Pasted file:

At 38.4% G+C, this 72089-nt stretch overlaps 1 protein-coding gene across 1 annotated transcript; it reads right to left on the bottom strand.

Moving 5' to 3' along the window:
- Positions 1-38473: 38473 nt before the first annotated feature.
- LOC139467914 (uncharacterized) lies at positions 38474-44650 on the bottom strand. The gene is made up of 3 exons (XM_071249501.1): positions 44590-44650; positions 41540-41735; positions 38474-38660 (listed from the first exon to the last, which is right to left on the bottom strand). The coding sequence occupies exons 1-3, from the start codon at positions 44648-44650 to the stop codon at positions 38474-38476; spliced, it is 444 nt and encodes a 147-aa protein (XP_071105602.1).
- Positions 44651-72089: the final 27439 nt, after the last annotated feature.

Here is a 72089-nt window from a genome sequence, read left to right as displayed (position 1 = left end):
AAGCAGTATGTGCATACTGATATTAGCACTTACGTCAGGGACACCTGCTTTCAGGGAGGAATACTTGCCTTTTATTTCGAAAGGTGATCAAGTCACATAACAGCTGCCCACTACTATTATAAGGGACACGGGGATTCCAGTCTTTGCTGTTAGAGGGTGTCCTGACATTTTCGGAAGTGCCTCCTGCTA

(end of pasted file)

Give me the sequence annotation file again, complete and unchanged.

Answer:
At 38.4% G+C, this 72089-nt stretch overlaps 1 protein-coding gene across 1 annotated transcript; it reads right to left on the bottom strand.

Moving 5' to 3' along the window:
- Positions 1-38473: 38473 nt before the first annotated feature.
- LOC139467914 (uncharacterized) lies at positions 38474-44650 on the bottom strand. The gene is made up of 3 exons (XM_071249501.1): positions 44590-44650; positions 41540-41735; positions 38474-38660 (listed from the first exon to the last, which is right to left on the bottom strand). The coding sequence occupies exons 1-3, from the start codon at positions 44648-44650 to the stop codon at positions 38474-38476; spliced, it is 444 nt and encodes a 147-aa protein (XP_071105602.1).
- Positions 44651-72089: the final 27439 nt, after the last annotated feature.

Here is a 72089-nt window from a genome sequence, read left to right as displayed (position 1 = left end):
AAGCAGTATGTGCATACTGATATTAGCACTTACGTCAGGGACACCTGCTTTCAGGGAGGAATACTTGCCTTTTATTTCGAAAGGTGATCAAGTCACATAACAGCTGCCCACTACTATTATAAGGGACACGGGGATTCCAGTCTTTGCTGTTAGAGGGTGTCCTGACATTTTCGGAAGTGCCTCCTGCTA